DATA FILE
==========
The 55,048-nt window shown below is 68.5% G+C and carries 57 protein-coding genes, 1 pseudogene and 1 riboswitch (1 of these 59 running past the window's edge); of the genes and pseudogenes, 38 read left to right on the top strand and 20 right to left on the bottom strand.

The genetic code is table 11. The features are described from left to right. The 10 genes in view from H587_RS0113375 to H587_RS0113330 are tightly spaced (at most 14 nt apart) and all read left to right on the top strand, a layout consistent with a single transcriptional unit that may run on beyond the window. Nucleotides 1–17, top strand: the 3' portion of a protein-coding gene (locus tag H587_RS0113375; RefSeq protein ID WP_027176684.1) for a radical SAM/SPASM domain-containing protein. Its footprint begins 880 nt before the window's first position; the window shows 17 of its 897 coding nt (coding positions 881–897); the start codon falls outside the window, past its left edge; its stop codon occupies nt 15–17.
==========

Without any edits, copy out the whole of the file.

The 55,048-nt window shown below is 68.5% G+C and carries 57 protein-coding genes, 1 pseudogene and 1 riboswitch (1 of these 59 running past the window's edge); of the genes and pseudogenes, 38 read left to right on the top strand and 20 right to left on the bottom strand.

The genetic code is table 11. The features are described from left to right. The 10 genes in view from H587_RS0113375 to H587_RS0113330 are tightly spaced (at most 14 nt apart) and all read left to right on the top strand, a layout consistent with a single transcriptional unit that may run on beyond the window. Nucleotides 1–17, top strand: the 3' portion of a protein-coding gene (locus tag H587_RS0113375; RefSeq protein ID WP_027176684.1) for a radical SAM/SPASM domain-containing protein. Its footprint begins 880 nt before the window's first position; the window shows 17 of its 897 coding nt (coding positions 881–897); the start codon falls outside the window, past its left edge; its stop codon occupies nt 15–17.